Mr. Coles testified at the trial that, in the early hours of August 19, 1989, he was outside of Charlie Brown's pool room when he asked a man passing by for a beer. Mr. Coles began arguing with the individual when he was refused, following him along Oglethorpe Avenue toward the Burger King parking lot. Messrs. Davis and Collins were trailing the two, coming around the back of the Trust Company Bank building. The three young men converged on the individual with the beer in the Burger King parking lot, Mr. Coles in front of him, Mr. Davis behind the individual to his right, and Mr. Collins in the background. As the individual was looking at Mr. Coles, Mr. Davis hit the man on the side of the head with a black, short-barreled thirty-eight with a brown handle. He recalled seeing Mr. Davis with a gun in the waistline of his pants earlier when they were at the pool room. After the assault the group scattered: the man who was struck ran to the drive-through window, Coles ran toward the back of the Trust Company Bank building, and Mr. Davis ran along Oglethorpe Avenue toward the front of the Trust Company Bank property. As they started to run, a police officer appeared from behind the Burger King and ordered everyone to "hold it." Mr. Coles stopped and turned, and the officer ran past him toward Oglethorpe Avenue. As the officer ran past him, Mr. Coles heard a single gunshot. After hearing the first gunshot, he turned and resumed running, at which point he heard two more gunshots. Mr. Coles continued running until he reached his sister's house in the Yamacraw neighborhood.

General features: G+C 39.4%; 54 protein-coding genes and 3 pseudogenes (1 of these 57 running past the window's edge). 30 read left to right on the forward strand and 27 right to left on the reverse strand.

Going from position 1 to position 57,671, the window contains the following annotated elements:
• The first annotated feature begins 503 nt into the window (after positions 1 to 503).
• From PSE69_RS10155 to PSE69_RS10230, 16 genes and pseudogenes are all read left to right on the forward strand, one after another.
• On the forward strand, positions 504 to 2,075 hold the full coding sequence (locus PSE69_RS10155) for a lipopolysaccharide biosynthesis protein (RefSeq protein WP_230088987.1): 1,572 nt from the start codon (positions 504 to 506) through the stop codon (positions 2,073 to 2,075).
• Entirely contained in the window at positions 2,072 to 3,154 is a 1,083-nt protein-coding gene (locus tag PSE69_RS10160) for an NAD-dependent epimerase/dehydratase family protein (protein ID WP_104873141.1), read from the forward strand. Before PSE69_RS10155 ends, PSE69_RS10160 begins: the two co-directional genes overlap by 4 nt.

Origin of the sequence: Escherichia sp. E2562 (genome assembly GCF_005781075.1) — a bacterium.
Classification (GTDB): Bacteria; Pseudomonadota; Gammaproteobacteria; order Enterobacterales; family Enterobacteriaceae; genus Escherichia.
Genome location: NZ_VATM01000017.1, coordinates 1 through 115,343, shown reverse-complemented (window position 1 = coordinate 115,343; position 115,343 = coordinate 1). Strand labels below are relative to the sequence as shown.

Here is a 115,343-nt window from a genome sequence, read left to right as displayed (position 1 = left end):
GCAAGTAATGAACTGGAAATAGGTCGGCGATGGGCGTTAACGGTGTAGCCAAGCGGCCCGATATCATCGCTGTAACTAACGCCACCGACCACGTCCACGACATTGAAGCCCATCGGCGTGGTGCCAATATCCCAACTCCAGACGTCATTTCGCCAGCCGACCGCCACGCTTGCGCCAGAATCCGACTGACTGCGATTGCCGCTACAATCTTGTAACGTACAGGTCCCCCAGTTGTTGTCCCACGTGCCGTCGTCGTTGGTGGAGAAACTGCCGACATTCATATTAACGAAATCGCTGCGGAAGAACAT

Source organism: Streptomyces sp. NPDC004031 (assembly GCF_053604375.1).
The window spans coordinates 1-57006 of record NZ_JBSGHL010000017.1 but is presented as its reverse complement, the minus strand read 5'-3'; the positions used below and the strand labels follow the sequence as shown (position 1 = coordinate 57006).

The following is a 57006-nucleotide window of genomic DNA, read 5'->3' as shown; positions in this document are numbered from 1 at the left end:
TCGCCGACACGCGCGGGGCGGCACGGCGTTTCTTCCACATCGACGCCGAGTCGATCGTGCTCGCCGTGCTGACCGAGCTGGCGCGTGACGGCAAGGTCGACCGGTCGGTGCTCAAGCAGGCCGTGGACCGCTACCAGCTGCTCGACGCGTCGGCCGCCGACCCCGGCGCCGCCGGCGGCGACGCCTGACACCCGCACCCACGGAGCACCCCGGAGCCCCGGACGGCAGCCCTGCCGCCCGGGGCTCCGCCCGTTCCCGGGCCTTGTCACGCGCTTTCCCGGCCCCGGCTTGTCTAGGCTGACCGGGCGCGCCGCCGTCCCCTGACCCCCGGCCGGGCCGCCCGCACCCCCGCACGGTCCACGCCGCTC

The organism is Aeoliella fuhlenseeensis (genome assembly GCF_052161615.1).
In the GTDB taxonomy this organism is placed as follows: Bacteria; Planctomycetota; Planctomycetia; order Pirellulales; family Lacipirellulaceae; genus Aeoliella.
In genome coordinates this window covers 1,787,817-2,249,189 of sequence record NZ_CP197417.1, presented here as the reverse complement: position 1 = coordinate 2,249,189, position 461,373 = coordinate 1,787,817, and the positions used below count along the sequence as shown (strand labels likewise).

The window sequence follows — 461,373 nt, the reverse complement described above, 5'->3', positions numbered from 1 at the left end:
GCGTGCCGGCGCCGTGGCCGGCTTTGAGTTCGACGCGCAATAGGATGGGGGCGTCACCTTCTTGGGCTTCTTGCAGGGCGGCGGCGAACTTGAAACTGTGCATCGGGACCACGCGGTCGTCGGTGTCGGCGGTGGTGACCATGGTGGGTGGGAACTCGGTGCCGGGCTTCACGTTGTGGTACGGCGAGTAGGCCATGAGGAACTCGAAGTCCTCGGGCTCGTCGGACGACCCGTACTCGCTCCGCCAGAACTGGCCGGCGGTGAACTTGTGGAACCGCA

When Mr. Coles arrived at his sister's house, he changed out of his yellow t-shirt. Approximately twenty to thirty minutes after Mr. Coles arrived, Mr. Davis appeared at the house. Mr. Davis was not wearing a shirt when he arrived and asked for one to wear. Mr. Coles gave Mr. Davis the only other shirt he had at the house -- the yellow t-shirt he had been wearing earlier. As Mr. Coles was leaving, Mr. Davis put on the yellow t-shirt. ... He explained that he often kept clothes at his sister's house because he liked to change after playing basketball in that neighborhood. Mr. Coles admitted that, after leaving his sister's house, he walked back by the Burger King parking lot, then returned to her house.
The afternoon after the shooting, Mr. Coles brother and uncle took him to an attorney, for whom Mr. Coles had occasionally worked. After listening to Mr. Coles, the attorney promptly took Mr. Coles to the police station to provide a voluntary statement.